Entrevista com o Embaixador da África do Sul no Brasil, V. Ex.ª Mavimbela
O Dois Níveis tem a honra de apresentar aos seus leitores entrevista exclusiva do site com o atual Embaixador da África do Sul no Brasil, V. Ex.ª Vusumuzi Wellington Mavimbela. Durante a entrevista, foram tratados diversas temáticas de política externa deste que é um dos principais parceiros diplomáticos do Brasil no sistema internacional. O embaixador Mavimbela discorreu sobre a importância do BRICS como instituição e das relações bilaterais sul-africanas com cada um dos membros, tratou sobre o Fórum IBAS, que reúne a África do Sul, a Índia e o Brasil, além de tratar de assuntos relevantes para a integração regional africana, acesso à vacinas e o relacionamento diplomático bilateral com o Brasil.
Agradeço não só à Embaixada, como à V. Ex.ª Embaixador Mavimbela que tornou essa entrevista possível e nos agraciou com tamanho conhecimento. Agradeço também aos meus colegas do Dois Níveis, em especial os colunistas do 2N Entrevistas, assim como a Mauriceia de Oliveira e Denisha Reddy, ambas da Embaixada da Áfricad o Sul, que interceram e tornaram possível a entrevista. Gostaríamos de informar que o Embaixador preferiu o idioma inglês para a concessão da entrevista.
Dois Níveis has the honour to publish for our readers an exclusive interview with the current South African Ambassador in Brazil, H.E. Vusumuzi Wellington Mavimbela. In this interview, it had been discussed several topics of foreign policy, since South Africa is one of the main Brazilian diplomatic partners in the international system. Ambassador Mavimbela discoursed about the importance of BRICS as an institution and South African relationship with each BRICS member, as so as about IBAS Forum, which gets together South Africa, India and Brazil, besides to talk about relevant matters for African regional integration, in addition to vaccines access and bilateral diplomatic relationship with Brazil.
I’m thankful for the Embassy and the Ambassador who made this interview possible -Ambassador Mavimbela graced us with so much knowledge. I’m also thankful for my Dois Níveis colleague, specially 2N Entrevistas columnists, as so as for Mauriceia de Oliveira and Denisha Reddy, both from the South African Embassy in Brazil, who interceded and make this interview possible. We would also like to inform our readers that the Ambassador preferred English for the occasion of this interview.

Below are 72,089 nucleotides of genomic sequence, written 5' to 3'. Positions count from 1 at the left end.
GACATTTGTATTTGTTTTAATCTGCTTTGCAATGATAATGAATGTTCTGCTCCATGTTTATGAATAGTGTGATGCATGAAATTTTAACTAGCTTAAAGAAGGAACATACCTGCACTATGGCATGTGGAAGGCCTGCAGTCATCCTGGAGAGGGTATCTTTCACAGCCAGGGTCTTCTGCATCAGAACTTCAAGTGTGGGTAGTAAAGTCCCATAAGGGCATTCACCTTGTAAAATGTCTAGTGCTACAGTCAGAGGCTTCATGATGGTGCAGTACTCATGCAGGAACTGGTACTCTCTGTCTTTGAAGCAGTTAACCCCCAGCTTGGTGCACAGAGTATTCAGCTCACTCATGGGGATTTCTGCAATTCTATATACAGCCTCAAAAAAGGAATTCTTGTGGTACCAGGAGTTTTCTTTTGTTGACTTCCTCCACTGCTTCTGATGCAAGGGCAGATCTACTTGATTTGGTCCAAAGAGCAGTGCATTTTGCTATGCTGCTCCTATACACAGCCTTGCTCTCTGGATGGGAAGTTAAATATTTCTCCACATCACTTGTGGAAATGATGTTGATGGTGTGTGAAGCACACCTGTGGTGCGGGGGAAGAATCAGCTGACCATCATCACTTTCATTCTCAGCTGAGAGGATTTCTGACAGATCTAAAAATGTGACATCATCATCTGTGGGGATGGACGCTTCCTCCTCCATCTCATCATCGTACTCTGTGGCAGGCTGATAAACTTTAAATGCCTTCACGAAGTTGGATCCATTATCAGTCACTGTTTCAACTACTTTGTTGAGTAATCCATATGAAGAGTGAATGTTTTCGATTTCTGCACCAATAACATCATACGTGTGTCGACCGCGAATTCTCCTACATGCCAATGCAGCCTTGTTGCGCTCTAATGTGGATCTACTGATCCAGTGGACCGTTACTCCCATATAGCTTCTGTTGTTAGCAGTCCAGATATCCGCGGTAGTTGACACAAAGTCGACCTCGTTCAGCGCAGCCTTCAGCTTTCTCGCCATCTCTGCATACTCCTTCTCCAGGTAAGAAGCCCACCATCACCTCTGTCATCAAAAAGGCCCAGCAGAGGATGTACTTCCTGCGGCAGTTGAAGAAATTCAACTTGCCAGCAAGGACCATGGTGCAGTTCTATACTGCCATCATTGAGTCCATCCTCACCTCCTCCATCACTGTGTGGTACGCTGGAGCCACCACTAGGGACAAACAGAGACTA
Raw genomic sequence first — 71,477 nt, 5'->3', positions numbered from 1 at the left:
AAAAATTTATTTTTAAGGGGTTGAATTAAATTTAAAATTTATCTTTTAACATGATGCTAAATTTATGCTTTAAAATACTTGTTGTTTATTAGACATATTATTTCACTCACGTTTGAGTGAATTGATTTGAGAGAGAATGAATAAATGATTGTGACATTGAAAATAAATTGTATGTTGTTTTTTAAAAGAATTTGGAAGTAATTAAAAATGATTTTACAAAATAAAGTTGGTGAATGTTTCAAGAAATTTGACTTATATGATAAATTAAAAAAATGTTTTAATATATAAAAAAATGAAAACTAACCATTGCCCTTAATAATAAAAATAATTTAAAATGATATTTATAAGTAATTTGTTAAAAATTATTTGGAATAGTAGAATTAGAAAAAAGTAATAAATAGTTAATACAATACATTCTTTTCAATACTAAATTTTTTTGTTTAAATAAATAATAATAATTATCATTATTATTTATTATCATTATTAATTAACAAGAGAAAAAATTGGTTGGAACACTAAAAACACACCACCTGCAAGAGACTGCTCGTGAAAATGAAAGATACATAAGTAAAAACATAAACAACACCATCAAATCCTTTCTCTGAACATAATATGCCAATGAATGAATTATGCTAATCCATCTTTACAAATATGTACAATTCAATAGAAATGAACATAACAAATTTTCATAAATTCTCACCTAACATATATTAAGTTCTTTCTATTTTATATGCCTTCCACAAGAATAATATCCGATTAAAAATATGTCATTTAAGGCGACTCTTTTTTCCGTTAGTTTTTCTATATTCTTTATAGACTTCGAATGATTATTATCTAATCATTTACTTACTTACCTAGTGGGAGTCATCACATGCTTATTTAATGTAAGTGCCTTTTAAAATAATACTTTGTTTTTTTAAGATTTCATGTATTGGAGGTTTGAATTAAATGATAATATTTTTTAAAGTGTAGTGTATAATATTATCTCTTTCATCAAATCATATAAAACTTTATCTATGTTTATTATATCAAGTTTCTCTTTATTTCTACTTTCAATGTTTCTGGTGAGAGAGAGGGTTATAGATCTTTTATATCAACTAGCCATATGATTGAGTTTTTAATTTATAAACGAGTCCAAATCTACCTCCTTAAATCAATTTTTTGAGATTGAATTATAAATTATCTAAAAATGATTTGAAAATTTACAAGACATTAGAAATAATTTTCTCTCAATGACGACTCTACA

Dois Níveis: Even before South Africa joined BRICS, the country had established good diplomatic relationships with BRICS. With Brazil, South Africans did develop technical cooperation in military and health matters during the 2000s. In 2000, it had negotiated a bilateral treaty between Russians and the South Africans, which was signed in President Putin’s trip to Cape Town. Finally, South Africa had received Mahatma Gandhi in 1948, where he initiated his political activities. Since the end of the Apartheid regime, the India-South African relationship has been solid. Therefore, how do you, Mr Ambassador, consider those good historical bilateral relationships to South Africa joining BRICS, and later, to its success?
Ambassador Mavimbela: For South Africa, the BRICS partnership is complementary to our strong bilateral relations with each BRICS member, including Brazil. Without any doubt, the close friendship between our countries has made it possible to bridge our different philosophical and ideological backgrounds and find common areas in which to cooperate. This is why BRICS has been functioning well since its inception and we now cooperate not only at government level, but with business, academics, labour and civil society. BRICS is now a fully recognised, maturing quintilateral organisation established with common values and developed with common aspirations.
The overlapping nature of our histories brings the BRICS countries together. This history distinguishes the BRICS countries from the traditional powers. It is a history of struggle against colonialism, exploitation and underdevelopment in the spirit of Bandung, as expressed in the first ever Asia-Africa Conference in 1955. We also cooperate at multiple levels with the developed world, but BRICS arose from a particular opportunity we saw in cooperating in this particular format, which has already borne fruit.